Avoid “Check the Fridge again” syndrome. You know the one. You’re hungry, but you don’t know what you want, so you stand aimlessly looking into the fridge. Nothing appeals, so you close the door. A few minutes later you’re back, scanning the shelves. A lot of us treat Facebook in this same way.
What’s going on? Am I missing out on anything fun or interesting? What’s up with this person? Are there any great events this week? Who’s online and available to chat? There are just so many options.
Instead of wandering aimlessly, have a purpose for your time on Facebook. When you passively click and browse you aren’t using Facebook. Facebook is using you.
Start by deciding what purpose Facebook serves for your life. Is it for staying in contact with long-distance friends and family? Is it for making deeper connections with friends? Is it for connecting with people you can learn from? Is it for encouragement? Get clear on WHY you are using Facebook. One you know the role that you want Facebook to play for you, then you can make sure you’re not wasting time in other ways.
3. Teach the Algorithm.
The purpose of Facebook’s algorithm is simple: Keep you on Facebook as long as possible. It does this by trying to serve “relevant content” to you. How does it know what’s relevant to you? It can’t read your mind, not really. It knows because you teach it.
Every time you interact with content, you feed information into the algorithm. Facebook knows everything you click, everything you share, everything you comment on. Facebook even knows how long you spend reading certain articles!
You’d think that things you “like” would have a lot of weight, but they don’t. Facebook knows what social scientists have known for years. People say they like things all the time, but the only real way to know what they like is from their behavior.
On Facebook, the behavior that Facebooks learns the most from is what you share, what you read, and what you comment on. This is why you can follow a musician or author’s page (like mine) and never see their posts. Facebook doesn’t care that much if you click “Like” on a page. Facebook pays close attention to what you comment on, what you share, and what you spend time reading.
Spend a lot of time debating politics with friends and sharing articles back and forth? Well, you are going to slowly see more political posts in your feed. The same is true with cat pictures, diet support groups, and self-help communities. Whatever you spend time interacting with will begin to change the tone and content in your feed.
So, now that you know this, what can you do? Don’t let Facebook’s algorithm decide what kind of content matters most to you. Feed the algorithm. Seek out the kinds of things that you want to see more of in your feed.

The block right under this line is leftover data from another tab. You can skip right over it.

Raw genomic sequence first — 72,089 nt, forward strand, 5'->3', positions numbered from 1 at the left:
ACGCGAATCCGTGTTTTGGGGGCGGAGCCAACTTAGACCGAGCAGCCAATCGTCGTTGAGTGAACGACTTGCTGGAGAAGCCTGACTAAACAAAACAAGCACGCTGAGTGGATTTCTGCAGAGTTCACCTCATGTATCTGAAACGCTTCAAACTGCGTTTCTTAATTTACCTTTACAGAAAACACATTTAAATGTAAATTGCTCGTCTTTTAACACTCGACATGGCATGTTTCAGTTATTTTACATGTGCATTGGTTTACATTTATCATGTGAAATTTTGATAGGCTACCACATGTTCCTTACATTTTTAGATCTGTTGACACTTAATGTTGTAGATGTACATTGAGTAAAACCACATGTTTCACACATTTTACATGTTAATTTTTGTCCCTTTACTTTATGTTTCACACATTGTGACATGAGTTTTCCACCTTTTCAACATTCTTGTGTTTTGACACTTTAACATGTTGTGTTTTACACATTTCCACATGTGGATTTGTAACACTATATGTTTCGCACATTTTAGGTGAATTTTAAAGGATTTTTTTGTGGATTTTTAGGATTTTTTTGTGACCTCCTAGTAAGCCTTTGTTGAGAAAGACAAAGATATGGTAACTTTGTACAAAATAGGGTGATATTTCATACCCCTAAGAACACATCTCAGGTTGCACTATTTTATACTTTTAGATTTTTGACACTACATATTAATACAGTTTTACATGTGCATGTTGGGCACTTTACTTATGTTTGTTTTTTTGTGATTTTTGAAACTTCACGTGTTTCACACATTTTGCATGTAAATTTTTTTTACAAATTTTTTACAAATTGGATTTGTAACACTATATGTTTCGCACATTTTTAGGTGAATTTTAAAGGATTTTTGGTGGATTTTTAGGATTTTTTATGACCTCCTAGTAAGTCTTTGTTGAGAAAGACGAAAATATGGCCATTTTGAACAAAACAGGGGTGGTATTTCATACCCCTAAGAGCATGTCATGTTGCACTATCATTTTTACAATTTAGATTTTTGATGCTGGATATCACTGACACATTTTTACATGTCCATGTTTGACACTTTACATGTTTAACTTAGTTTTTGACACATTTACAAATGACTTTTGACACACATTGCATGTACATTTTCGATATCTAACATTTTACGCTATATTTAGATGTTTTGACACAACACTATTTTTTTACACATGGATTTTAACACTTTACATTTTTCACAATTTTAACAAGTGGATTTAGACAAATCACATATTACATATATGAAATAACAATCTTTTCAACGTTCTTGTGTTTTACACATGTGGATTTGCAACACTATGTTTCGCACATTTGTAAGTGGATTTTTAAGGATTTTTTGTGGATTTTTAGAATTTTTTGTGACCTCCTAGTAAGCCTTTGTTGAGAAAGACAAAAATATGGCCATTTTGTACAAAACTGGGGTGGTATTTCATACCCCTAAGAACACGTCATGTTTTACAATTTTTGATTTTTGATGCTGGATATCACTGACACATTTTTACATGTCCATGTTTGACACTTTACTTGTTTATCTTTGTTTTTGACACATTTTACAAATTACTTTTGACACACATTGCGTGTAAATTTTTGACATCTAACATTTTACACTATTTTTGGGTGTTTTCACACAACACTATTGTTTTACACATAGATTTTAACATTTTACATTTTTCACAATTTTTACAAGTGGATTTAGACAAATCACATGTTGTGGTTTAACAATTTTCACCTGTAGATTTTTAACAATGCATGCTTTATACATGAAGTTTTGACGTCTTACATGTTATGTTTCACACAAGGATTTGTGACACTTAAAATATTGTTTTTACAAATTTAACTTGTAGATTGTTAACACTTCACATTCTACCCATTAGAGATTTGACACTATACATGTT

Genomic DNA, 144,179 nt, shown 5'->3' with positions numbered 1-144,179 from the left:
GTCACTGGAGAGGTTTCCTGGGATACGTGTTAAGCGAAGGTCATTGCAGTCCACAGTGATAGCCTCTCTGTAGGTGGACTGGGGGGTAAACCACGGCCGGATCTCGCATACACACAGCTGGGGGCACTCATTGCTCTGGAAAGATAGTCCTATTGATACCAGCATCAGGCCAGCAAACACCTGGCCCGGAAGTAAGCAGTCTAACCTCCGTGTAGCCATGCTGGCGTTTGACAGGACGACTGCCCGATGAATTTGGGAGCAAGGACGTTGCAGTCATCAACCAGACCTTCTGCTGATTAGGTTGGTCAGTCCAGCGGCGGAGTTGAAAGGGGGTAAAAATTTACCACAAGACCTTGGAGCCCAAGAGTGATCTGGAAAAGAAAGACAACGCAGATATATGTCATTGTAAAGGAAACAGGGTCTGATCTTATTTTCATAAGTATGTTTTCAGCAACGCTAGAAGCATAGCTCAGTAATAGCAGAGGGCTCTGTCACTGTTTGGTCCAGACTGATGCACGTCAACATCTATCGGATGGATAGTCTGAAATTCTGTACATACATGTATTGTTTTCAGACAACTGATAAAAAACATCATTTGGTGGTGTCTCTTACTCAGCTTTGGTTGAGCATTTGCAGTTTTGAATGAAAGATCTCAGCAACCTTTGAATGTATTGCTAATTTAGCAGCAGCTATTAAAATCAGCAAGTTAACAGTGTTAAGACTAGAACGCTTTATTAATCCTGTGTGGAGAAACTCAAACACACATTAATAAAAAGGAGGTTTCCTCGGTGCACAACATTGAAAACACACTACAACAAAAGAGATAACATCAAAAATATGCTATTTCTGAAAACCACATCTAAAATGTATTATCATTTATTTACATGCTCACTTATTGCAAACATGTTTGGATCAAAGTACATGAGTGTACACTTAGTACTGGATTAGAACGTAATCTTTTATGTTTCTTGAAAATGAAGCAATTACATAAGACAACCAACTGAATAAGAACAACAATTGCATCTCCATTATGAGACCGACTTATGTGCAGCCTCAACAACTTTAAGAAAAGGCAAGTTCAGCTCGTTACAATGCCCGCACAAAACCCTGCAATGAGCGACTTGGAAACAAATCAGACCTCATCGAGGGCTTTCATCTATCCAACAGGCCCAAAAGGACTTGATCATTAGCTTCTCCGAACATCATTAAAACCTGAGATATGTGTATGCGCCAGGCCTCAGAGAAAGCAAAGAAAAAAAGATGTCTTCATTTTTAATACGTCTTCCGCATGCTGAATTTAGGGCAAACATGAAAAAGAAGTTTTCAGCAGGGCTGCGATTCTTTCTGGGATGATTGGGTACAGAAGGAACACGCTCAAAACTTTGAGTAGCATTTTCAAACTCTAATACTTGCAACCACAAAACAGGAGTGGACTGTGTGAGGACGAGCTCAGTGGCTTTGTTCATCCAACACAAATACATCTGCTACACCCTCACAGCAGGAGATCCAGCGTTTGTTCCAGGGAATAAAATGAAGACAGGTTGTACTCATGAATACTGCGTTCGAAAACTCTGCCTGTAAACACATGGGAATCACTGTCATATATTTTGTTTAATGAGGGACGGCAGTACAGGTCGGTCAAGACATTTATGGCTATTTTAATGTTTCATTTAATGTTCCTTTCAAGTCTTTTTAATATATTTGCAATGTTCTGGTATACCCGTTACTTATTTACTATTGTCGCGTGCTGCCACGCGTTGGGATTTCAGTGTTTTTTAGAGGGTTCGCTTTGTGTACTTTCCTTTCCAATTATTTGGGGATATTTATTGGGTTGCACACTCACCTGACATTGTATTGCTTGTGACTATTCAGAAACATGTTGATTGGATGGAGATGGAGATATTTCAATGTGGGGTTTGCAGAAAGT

If you’re not seeing much from certain friends or family, it’s because Facebook has determined that you are not engaging them very much. To Facebook, that means they must not be relevant to you. To change this, seek those friends out. Comment on their posts. Like their pictures. Message them. The more you do this, the more you’ll see their content.
If you want to see more writing from certain authors, speakers or teachers, you have to do more than like their page. You have to check the page regularly for a while—and most of all, you need to share and comment on their posts. Until you do this repeatedly, Facebook won’t really believe your “like.”
If you want to have a Facebook feed that is positive, encouraging and helps you live a better life, then you need to seek out those types of people and pages, and actively engage them. If you spend a little bit of time each week seeking out the people and content that you want to see more of and interact with it, Facebook’s algorithm will learn. Slowly you will begin seeing more.
When you were a kid, your mom probably told you that who you hang out with matters. Well, that’s still true. If you’re going to be on Facebook, you’re going to be hanging out with a lot of people and ideas. Those people and ideas are shaping who you are becoming.
If you plan on using Facebook, make sure to use it with a plan and a purpose.
Use it to connect with amazing people and interesting ideas.
Use it to bring encouragement, hope and truth into your life.
Use it to deepen relationships and express care to people you love.
Use it to build and encourage your spiritual life.
Bottom line: if you don’t have a plan, your time on Facebook will be mostly about serving Facebook’s agenda. Instead, you can choose. Use Facebook as a tool to support becoming the kind of person you want to be.